backcast

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backcast

(ˈbækˌkɑːst)
n
1. fishing a backward casting of a fishing rod
2. Northern English a setback; relapse
adj
thrown backwards
References in periodicals archive ?
Backcasts for earlier periods are developed as follows:
By contrast, the standard approach imposes mean reversion by using a stationary time series model to pad the series with forecasts and backcasts.
In another two years, it will be lush and green, and the fly-fishers will be upset because they'll get their lines caught in the brush on their backcasts.
The most surreal episode I ever observed of backcasts gone awry occurred many years ago on an oceanside flat in the Florida Keys, where a buddy and I had staked out at the edge of a channel in hopes of casting to the schools of big tarpon that were known to cruise there.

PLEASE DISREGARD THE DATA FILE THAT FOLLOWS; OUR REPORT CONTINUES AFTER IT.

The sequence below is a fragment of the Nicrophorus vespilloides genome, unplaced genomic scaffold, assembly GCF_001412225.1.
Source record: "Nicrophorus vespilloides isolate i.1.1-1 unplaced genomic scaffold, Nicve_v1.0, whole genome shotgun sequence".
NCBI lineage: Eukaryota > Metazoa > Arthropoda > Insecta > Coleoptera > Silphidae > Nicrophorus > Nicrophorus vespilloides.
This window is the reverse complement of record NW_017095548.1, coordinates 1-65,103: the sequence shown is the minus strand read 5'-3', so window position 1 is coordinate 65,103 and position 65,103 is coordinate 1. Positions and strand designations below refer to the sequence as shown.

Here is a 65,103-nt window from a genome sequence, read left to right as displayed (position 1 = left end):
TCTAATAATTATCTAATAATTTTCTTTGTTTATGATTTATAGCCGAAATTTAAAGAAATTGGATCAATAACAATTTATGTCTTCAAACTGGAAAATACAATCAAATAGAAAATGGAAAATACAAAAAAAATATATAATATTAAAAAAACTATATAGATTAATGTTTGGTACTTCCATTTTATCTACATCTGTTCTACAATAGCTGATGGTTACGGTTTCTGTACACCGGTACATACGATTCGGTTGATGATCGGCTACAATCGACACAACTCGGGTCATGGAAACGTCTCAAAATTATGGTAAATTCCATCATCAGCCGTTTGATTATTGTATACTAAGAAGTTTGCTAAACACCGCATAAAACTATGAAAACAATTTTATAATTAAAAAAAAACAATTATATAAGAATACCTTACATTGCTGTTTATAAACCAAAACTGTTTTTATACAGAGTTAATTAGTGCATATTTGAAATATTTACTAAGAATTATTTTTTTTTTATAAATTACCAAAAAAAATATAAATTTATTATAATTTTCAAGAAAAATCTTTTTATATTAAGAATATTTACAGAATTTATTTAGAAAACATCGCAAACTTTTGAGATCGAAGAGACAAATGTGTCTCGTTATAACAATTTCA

We are dealing with unobserved variables here; it only makes sense that, with the passage of time, our backcasts of potential output would differ significantly from our nowcasts.
t] series padded into the future and past using forecasts and backcasts of the series.
2003) discuss, these revisions can be reduced through extending the time series with forecasts and backcasts.
Remember, all backcasts should end with the rod tip stopping at an upward angle.
Beginning fly-fishers can refine casting and presentation skills along shores of several lakes, including Baum Lake on Hat Creek and Manzanita Lake in Lassen Park, where awkward backcasts won't get tangled in willows and a little luck will result in big trout.
These respondents also had much better knowledge of recent inflation dynamics, with average backcasts of just 1.
To reduce revisions for recent periods, and improve inference at the end of the series, the observed series can be extended with forecasts, and backcasts (see Kaiser and Maravall, 2001).
Many saltwater anglers also prefer the longer rods to avoid snagging the dunes on their backcasts.